Marshall Islanders are known throughout the Pacific and the world for their friendly and peaceful nature, and for their seafaring skills.  The family is the centrepiece of Marshallese culture.  Sharing with family and friends, a warm welcome for the stranger, and caring consideration for others are values inherent to the Marshallese culture. The people have nurtured these values over the centuries. Cooperation and caring are necessary elements of survival on these small islands, surrounded by the sea. Their seafaring skills came from having to travel the seas in search of food and water.

The concept of family and community thus remain inextricably intertwined in Marshallese society. People still consider grandparents, aunts, uncles, cousins and far-flung relatives among their closest family. The strong family ties contribute to close-knit communities rooted in the values of caring, kindness and respect.


Both Marshallese and English are the official languages of the Marshall Islands. Marshallese belongs to the Austronesian Language Family, the most geographically widespread language family in the world. Of the Austronesian languages, Marshallese is a member of the Malayo Polynesian group, a group which contains 880 different languages. In the Marshalls, two major dialects have emerged, one in the Ralik chain and one in the Ratak chain of atolls. The differences between the two dialects is minor. 


Cultural values and customs, or manit, make Marshallese society unique. Land is a focal point for social organization in this island nation. All Marshallese have land rights as part of a clan, or jowi, that owes allegiance to an Iroij (chief), is supervised by the Alap (clan head), and supported by the Rijerbal (workers). The Iroij have ultimate control of such things as land tenure, resource use and distribution, and dispute settlement. The Alap supervises the maintenance of lands and daily activities. The Rijerbal are responsible for all daily work on the land including cleaning, farming, and construction activities. The society is matrilineal and, therefore, land is passed down from generation to generation through the mother.

With the land to tie families together into clans, family gatherings tend to become big events. One of the most significant family events is the kemem, or first birthday of a child, where relatives and friends come together to celebrate with feasting and song.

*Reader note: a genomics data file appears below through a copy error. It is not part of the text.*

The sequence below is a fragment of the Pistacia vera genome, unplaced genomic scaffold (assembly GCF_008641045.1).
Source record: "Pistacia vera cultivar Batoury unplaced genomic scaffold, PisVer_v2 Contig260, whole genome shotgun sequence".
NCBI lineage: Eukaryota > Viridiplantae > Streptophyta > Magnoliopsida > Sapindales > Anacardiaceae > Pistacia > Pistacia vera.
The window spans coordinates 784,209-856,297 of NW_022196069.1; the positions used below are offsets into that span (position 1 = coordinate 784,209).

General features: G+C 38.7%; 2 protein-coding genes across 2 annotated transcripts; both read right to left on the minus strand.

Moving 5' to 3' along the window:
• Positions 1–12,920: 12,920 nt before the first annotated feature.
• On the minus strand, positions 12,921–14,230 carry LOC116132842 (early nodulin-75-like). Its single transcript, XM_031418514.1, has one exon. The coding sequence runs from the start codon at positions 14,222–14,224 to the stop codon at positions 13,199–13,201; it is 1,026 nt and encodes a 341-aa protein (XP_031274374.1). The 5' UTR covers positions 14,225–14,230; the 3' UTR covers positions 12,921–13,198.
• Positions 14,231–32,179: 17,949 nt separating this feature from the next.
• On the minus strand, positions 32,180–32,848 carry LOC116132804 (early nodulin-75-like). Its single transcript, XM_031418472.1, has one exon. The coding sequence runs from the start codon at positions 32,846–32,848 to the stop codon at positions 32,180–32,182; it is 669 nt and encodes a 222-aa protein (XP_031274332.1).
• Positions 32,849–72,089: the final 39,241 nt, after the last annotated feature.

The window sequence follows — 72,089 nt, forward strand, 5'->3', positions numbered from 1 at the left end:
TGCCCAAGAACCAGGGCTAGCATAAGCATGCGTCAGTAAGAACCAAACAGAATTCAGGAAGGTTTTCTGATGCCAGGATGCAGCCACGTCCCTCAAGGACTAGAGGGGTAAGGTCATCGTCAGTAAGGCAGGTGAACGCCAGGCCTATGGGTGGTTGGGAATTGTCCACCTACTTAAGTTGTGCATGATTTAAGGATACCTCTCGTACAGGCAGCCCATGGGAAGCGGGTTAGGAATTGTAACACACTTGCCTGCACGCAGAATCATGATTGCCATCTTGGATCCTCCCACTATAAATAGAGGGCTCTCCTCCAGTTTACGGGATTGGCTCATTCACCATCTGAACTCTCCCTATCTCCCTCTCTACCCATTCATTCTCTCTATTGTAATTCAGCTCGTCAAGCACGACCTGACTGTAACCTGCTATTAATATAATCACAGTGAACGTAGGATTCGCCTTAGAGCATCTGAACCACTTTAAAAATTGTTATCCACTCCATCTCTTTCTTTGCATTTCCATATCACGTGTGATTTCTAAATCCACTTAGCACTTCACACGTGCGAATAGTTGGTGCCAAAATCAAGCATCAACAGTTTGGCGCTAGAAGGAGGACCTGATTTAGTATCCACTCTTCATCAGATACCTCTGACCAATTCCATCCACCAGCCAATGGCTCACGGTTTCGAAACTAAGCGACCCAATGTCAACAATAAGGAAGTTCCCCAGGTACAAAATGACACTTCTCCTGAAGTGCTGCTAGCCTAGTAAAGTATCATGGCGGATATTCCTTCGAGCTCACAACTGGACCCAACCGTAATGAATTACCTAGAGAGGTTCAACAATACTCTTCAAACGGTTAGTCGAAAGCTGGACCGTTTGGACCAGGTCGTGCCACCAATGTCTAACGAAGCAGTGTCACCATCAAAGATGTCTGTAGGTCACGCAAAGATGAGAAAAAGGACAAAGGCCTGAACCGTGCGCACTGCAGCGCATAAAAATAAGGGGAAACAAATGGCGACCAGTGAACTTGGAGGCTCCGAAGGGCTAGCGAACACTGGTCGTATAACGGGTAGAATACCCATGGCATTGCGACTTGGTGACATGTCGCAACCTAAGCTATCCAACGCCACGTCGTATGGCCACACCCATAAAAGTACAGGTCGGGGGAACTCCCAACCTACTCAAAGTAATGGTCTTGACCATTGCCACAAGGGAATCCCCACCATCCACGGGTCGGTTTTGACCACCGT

Most Marshallese are Christians, and as a whole they are very religious. While the largest church in the nation is the United Church of Christ, there are many other denominations represented including the Church of Jesus Christ of Latter-Day Saints, Catholic, Assembly of God, Baptist, Jehovah Witnesses, and Seventh Day Adventists. Sundays are set aside for rest and relaxation and attending church services. 


Traditional Marshallese diet consisted of mainly fish and breadfruit.  The soil on these coral atolls is very poor to support any significant agricultural endeavour. The scanty land has yielded three grudging crops - breadfruit, pandanus and swamp taro, in addition to the ubiquitous coconut. By skillful management of the harsh terrain, its cultivation has sustained existence over the centuries in a system perfectly adapted to the demands of the region. The family works together to cultivate the land and share the fruits of their labor.

The breadfruit trees are most carefully tended when young: they are planted (on a rainy day) in a hole at least a foot deep, which is filled with all kinds of compost. Soil is added, sometimes rotted coconut gratings, and the seedling protected by a fence. Breadfruit is prepared in many ways to bring variety; it can be preserved too as an out-of-season food. 

Pandanus is grown from rooting slips, their leaves bound, tamped into a damp hole in cleared bush and no further attention given to it since it will either perish or bear fruit within a year or two. The leaves of the pandanus tree is used to make mats, baskets, thatch walls and roofing, and other handicrafts.

The cult of the wetland taro depends on the making of pits. These are dug at a level suitable for their plants to take root in ground-water -- whose height varies with the tide - and much care is needed to supply their needs adequately but not to drown the roots. Great pits were excavated in the middle of the larger islands with constant ground-water; cultivation was systematic and intensive, using pots of pandanus leaves, humus stakes, and intensive observation. In the north, where rain is scarce, the culture of arrowroot was developed -- the richest natural starch to exist. The plant grows with little attention, but in their natural state its valuable roots are bitter. In the process of making these tubers into flour they are scrubbed, macerated, pounded and sieved repeatedly until a lump of pure carbohydrate is produced, which is left to dry in the sun. By this stage, the bitterness has gone and the dried flour will keep almost indefinitely.